In addition to the rhythm band kit, which I imagine all of the primary teachers were issued, Mrs. McFarland had added two special musical instruments of her own. One was an old wind-up Victrola. Basically, a big black box about two feet square, it stood roughly three to four feet high. It was hinged on the top (at the back) so you could reach inside to place a record on the turn table. On the right side of the box about halfway down, was a shiny, chrome-plated handle used to wind up the turn table. After a few rotations of the handle, the turn table would begin to spin. Then you’d very carefully move the arm containing the needle to the edge of the spinning record and gently place it on the outer edge of the thick, black disc. Voila! Music! Some years later, my sister and I received a more modern (and considerably smaller) record player for Christmas, but I believe the one in Mrs. McFarland’s class was the first one I ever saw or heard.
In many ways the second instrument resembled a coat rack. Made mostly of wood, there were two vertical end pieces about four feet tall, braced so they rested on the floor. The end pieces were connected at the top with a horizontal rod about four feet long, giving it the appearance of a coat rack. Suspended from the rod, eight or so inches apart, were eight brown bottles, each filled with varying amounts of water. Some may’ve guessed it was a bottle xylophone! Using her home piano or a pitch pipe, she’d carefully poured water into the bottles until her instrument produced a perfect scale — at least to the ears of a bunch of third graders. When I described this miraculous musical instrument to my parents, one of them replied they knew the source of the brown bottles — Mr. McFarland was the local pharmacist!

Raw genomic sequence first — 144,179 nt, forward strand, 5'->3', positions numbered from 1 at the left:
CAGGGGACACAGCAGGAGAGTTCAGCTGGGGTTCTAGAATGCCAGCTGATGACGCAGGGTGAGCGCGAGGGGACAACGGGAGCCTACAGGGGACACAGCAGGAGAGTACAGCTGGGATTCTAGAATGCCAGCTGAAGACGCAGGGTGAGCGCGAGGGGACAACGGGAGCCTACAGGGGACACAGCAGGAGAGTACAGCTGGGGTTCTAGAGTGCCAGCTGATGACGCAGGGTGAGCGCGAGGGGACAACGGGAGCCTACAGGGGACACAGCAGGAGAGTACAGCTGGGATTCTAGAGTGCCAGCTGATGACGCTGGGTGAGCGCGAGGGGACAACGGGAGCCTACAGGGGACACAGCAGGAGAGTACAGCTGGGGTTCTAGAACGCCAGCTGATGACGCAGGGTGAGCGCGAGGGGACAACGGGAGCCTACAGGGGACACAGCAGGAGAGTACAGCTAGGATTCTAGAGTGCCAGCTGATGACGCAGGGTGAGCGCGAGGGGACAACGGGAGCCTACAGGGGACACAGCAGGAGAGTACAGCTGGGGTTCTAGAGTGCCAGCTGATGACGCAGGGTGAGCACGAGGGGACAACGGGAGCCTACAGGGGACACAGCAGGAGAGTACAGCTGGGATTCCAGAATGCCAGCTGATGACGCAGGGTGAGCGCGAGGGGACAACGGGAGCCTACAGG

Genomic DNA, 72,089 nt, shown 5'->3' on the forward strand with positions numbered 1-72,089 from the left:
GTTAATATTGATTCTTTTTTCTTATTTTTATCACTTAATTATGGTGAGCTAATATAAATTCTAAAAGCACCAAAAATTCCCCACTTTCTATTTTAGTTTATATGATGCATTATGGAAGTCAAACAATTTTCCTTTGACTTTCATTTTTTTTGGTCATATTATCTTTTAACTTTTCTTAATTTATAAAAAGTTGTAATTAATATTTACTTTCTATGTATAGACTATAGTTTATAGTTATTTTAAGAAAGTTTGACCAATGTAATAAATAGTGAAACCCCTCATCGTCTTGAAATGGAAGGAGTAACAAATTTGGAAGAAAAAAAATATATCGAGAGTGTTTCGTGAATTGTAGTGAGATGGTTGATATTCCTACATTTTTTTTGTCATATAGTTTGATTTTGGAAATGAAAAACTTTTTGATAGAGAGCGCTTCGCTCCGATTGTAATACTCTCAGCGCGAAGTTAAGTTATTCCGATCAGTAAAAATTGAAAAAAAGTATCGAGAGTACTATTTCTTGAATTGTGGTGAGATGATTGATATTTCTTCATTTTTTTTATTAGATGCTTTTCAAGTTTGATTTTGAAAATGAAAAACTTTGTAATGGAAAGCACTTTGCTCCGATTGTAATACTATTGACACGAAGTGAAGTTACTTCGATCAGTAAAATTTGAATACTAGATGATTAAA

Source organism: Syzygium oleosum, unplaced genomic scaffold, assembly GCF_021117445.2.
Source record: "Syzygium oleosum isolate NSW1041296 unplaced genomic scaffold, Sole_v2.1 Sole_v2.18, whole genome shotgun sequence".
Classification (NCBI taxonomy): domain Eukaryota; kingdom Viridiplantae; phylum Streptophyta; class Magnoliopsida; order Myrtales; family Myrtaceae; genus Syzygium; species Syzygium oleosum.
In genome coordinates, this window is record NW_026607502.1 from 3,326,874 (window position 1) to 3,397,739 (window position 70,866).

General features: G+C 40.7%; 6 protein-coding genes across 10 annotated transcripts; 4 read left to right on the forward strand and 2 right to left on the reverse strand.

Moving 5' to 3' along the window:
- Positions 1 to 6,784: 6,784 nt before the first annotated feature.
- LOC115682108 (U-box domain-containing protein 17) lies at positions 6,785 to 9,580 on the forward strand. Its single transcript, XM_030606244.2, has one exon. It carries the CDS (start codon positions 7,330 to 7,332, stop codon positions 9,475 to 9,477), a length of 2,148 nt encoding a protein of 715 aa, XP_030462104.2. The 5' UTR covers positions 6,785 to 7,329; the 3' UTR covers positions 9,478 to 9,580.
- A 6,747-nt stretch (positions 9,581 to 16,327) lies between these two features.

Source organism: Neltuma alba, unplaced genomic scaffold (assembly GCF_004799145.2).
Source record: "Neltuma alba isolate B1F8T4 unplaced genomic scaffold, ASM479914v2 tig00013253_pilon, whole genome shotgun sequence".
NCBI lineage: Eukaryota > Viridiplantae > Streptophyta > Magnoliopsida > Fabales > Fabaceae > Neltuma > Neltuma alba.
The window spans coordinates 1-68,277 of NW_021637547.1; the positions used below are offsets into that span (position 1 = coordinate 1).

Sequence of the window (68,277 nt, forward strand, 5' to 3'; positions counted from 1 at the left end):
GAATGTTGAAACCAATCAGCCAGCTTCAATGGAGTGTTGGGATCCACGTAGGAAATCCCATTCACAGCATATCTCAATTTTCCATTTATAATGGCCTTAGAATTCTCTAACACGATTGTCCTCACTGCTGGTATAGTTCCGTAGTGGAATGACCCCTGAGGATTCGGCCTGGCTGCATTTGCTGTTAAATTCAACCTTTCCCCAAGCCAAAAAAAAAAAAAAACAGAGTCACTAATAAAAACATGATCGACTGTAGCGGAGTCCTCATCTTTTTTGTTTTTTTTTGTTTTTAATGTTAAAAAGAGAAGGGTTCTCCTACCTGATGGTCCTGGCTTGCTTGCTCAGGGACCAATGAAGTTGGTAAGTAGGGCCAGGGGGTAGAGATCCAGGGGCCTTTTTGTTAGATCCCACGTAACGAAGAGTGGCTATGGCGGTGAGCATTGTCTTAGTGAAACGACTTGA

As might be expected, when it came time for musical activities being chosen to play the bottle xylophone was a very big deal, but one the performer approached with trepidation. Thinking we might break it, at first most of us were afraid to hit the bottle, so it took some coaxing on Mrs. McFarland’s part. If the brown-bottle xylophone represented the peak of our orchestral instrumentation, most of us agreed that rhythm sticks were the pits. Basically “rhythm sticks” were nothing more than drum sticks that were missing the bead on one end. The fact that they came in a variety of colors added little, if any to their desirability. Even to third graders, a stick is a stick is a stick. To the best of my recollection, Mrs. McFarland over the course of the school year made sure that each of us had the opportunity to make that arduous, but rewarding musical journey from “serf” of the rhythm sticks to “King” or “Queen” of the bottle xylophone.